A single prosecution can easily run more than $1 million -- all to send an empty message about federal drug laws and hand the market share over to a less savory purveyor.
Gun enthusiasts want to build it in the mountains of Idaho. They've already drawn up plans and are taking applications.
The fact that he'd be less physically intimidated by 100 whinnying, duck-sized horses hardly matters.
That's the latest argument offered by a prominent critic of legal cannabis. And it fails even if you accept the need for paternalism.
He's reportedly proposed making drone strikes less objectionable in much the same way Bush Administration official Steven Bradbury made torture less objectionable.
And is militarism even an appropriate way to assess the state of partisan politics in America today?
Support for the conservative protest movement has dropped by two thirds since 2010. Here's why that's bad news for the country.
President Obama's pick to head the CIA was in a senior position at the spy agency during the Bush years.
One of the most popular conservative bloggers had a speaking gig cancelled because he favors gay marriage.
The right once inveighed against "Borking" and race-baiting. In opposing Chuck Hagel, a part of its neoconservative wing is doing both.
The question of when the government needs warrants to eavesdrop hasn't gotten the attention it deserves in part because it's so complicated and difficult to explain.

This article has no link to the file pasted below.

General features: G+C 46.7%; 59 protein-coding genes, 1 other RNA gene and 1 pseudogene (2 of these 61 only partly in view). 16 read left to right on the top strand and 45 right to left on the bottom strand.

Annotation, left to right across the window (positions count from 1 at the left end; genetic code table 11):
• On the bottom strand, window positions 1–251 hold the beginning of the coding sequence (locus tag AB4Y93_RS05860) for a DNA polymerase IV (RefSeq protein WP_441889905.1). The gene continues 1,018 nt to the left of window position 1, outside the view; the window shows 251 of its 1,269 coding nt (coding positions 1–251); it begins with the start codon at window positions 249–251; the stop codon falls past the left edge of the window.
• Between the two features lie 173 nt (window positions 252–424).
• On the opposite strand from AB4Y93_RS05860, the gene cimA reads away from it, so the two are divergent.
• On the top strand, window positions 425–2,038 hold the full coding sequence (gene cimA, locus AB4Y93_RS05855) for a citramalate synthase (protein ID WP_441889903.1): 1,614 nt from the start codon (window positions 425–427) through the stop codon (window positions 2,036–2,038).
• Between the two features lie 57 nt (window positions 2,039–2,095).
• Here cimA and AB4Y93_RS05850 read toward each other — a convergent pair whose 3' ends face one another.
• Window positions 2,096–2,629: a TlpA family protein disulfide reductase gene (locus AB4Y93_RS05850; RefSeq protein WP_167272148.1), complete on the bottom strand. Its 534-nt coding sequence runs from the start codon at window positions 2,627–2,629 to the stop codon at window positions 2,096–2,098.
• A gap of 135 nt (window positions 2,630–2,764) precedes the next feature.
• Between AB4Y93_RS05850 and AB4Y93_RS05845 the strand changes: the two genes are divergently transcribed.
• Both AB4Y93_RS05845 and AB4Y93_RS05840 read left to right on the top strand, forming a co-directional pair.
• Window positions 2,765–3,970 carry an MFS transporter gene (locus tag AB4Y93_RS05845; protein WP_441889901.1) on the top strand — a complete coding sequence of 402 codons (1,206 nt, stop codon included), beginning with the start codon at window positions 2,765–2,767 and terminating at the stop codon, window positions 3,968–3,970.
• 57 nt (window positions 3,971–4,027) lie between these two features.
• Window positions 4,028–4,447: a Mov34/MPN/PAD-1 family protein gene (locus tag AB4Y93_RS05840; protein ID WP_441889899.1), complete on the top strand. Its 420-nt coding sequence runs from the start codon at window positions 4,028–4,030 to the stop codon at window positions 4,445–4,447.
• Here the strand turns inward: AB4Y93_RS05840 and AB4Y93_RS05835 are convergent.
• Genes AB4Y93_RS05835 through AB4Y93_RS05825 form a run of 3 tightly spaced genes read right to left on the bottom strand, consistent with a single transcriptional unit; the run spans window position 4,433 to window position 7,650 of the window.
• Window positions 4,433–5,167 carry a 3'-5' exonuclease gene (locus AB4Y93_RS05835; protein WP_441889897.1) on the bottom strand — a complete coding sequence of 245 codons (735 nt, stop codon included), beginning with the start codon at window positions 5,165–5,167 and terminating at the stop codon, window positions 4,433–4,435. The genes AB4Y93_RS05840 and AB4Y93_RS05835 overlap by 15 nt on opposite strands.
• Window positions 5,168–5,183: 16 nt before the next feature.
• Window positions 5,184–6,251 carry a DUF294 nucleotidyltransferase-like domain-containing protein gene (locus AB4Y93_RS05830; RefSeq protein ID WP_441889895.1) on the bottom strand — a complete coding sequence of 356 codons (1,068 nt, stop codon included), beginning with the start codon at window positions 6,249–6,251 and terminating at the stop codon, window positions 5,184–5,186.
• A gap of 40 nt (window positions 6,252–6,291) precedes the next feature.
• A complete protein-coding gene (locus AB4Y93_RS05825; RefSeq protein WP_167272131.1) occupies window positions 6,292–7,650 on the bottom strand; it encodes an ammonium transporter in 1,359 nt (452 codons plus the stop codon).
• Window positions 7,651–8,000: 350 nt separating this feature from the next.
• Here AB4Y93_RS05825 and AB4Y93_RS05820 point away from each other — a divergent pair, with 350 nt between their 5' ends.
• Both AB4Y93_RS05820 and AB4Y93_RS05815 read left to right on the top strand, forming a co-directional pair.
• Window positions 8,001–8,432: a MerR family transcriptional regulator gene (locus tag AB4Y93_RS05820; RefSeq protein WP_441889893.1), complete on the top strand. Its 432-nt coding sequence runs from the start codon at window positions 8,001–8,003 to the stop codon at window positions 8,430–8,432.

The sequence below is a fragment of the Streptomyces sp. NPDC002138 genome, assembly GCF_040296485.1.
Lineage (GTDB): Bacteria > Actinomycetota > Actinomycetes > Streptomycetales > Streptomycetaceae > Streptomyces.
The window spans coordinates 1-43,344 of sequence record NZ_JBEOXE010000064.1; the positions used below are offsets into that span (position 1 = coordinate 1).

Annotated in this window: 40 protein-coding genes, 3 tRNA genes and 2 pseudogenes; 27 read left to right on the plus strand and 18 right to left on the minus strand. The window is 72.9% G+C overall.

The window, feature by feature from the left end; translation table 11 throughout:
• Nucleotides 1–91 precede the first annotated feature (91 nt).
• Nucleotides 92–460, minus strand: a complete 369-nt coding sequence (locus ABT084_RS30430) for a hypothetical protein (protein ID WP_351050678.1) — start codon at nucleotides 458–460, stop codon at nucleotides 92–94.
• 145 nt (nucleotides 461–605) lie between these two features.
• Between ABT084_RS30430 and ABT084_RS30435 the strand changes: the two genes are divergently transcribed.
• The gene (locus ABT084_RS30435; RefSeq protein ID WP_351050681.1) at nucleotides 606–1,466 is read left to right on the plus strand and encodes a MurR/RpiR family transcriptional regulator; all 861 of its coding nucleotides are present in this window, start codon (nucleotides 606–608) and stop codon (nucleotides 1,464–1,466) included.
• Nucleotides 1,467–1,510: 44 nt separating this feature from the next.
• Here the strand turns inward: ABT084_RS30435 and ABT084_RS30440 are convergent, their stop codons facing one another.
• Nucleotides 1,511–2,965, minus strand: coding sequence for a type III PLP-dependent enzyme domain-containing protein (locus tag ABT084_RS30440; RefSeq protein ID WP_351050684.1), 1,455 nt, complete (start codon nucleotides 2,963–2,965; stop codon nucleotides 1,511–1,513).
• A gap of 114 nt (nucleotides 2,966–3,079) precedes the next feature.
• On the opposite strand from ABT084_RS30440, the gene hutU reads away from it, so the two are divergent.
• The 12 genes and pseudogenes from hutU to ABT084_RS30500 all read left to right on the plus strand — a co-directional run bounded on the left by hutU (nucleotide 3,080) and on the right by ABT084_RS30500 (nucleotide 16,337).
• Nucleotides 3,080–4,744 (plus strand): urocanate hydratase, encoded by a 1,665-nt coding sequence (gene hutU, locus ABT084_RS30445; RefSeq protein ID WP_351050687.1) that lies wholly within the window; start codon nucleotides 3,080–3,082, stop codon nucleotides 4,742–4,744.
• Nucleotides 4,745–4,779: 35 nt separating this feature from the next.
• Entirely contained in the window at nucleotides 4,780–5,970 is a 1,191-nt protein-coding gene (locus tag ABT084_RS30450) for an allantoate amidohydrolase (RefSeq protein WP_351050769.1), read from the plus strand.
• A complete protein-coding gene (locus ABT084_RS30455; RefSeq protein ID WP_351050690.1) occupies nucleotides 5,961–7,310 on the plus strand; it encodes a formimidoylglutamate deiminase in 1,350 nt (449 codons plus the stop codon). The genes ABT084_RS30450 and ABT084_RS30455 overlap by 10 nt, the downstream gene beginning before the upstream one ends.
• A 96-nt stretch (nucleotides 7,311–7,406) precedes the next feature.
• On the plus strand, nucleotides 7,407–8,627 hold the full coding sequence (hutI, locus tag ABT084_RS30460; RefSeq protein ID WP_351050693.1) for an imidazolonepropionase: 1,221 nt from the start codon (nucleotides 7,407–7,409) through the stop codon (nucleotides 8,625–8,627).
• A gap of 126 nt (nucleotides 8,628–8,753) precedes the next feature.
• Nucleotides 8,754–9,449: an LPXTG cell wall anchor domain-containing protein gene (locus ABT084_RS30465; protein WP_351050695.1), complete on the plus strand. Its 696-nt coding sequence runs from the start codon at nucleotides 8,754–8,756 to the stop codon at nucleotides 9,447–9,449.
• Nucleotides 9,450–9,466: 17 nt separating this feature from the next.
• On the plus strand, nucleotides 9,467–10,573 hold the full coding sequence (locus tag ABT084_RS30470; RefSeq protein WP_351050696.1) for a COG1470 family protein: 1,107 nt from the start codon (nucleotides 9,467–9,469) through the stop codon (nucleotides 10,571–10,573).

A symposium in Commentary magazine illuminates the deep, ongoing disagreements about the last presidential election.
He hopes to prove that "an independent site, if tended to diligently, can grow an audience large enough to sustain it indefinitely."
A federal judge says contradictory laws permit Obama "to proclaim as perfectly lawful" actions that seem unconstitutional "on their face."
The Bill of Rights offers much smarter, more effective ways to safeguard liberty than preparing for armed insurrection.
An absurd mix of international traditions would be better than how we celebrate it in America.
Crucial attempts to rein in government spying failed Thursday, guaranteeing that the privacy of more innocent Americans will be violated.
The tradition dates back to December 31, 1907, though the balls have changed along with technology.
Its recent suggestions include imposing armed guards on every school in America and deporting a critic of the Second Amendment.
Any jurist so ready to gut the First Amendment's protections couldn't be trusted to safeguard the balance of the Bill of Rights.